More litter fines have been dished out in Edinburgh than ever before as part of a crackdown on dropping rubbish and dog fouling.
A record number of 1592 fines have been issued over the last 12 months with smokers tossing away cigarette butts bearing the brunt of the action.
Ignorant dog owners were also targeted after the city put an extra 12 environmental wardens – dubbed the Dirty Dozen – on patrol as part of our Dish the Dirt campaign, which saw the city council team up with the News to target the scourge of dog fouling.
Litter louts and lazy dog owners had to pay up a total of £50,350 in on-the-spot fines in the 12 months up to November 1.
The result continues a trend of rising numbers of litter fines being handed out across the city.
Edinburgh wardens fined 1385 litterers in 2011-12 and just 659 offenders in 2009-10, meaning almost two-and-a-half times as many litter louts are now being caught red handed compared to just four years ago.
The vast majority – 86 per cent – of penalties were handed out for cigarette litter.
Glasgow is the only local authority in the country that has been tougher on litterbugs, with a whopping 18,391 people handed fines.
Only 210 fines were issued in West Lothian over the same period, while just four penalties were given out in East Lothian.
City environment convener Councillor Lesley Hinds said: “There are many cities in the world where people would never even consider dropping something in the street and that’s what we want here, to change people’s mindsets.”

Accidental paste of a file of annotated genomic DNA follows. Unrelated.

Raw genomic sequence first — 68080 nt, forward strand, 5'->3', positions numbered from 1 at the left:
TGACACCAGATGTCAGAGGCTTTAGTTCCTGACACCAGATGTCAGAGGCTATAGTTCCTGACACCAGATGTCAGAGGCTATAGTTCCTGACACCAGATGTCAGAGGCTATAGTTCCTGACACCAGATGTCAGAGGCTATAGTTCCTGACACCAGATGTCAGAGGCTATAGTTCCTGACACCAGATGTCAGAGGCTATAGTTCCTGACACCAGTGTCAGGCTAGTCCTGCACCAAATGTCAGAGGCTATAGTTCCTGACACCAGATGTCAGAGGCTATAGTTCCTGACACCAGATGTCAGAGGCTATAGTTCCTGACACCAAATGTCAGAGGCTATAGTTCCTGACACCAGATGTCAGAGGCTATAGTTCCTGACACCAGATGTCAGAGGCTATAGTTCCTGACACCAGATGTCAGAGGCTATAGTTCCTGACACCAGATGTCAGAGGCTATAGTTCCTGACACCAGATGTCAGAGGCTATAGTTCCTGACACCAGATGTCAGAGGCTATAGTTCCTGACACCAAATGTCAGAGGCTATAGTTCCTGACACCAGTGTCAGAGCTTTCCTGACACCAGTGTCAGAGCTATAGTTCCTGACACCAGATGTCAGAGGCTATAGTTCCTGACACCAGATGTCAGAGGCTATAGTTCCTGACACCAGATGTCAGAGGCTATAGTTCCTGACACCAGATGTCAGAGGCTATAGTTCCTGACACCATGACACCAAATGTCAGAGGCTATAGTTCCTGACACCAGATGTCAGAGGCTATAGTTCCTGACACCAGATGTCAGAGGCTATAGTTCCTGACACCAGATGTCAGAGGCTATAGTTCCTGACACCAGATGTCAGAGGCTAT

The extra wardens, who have been drafted in at a cost of about £300,000 a year, have brought the council’s pool to 51 workers. Fixed penalty notices for offenders have also been lifted from £40 to £50 this year.
The authority spends £1.6 million a year cleaning up Edinburgh’s streets and parks.
A widespread campaign against litter involved hundreds of people, including schoolchildren, taking to the streets with brooms on November 29 for Clean Up Edinburgh’s first Day of Action.
Princes Street and Leith continue to be two of the city’s worst litter hot spots.
Leith Business Association chairman Alex Wilson described the introduction of extra wardens as a “partial success”, but suggested major streetscape improvements to Leith Walk would have a far greater impact by making people proud of the area, adding: “It will be a radical change.”
Mr Wilson also welcomed a zero-waste pilot scheme starting from Wednesday that will see traders on Leith Walk, Rose Street and the High Street hit with £50 fines for leaving rubbish in the street more than 30 minutes before pick-up time.
Keep Scotland Beautiful head of environmental services Carole Noble said the organisation supported plans by the Scottish Government to raise the litter fines to £80 next year.
Residents can continue supporting the Dish the Dirt campaign by calling 0300 4563476 to report dog fouling.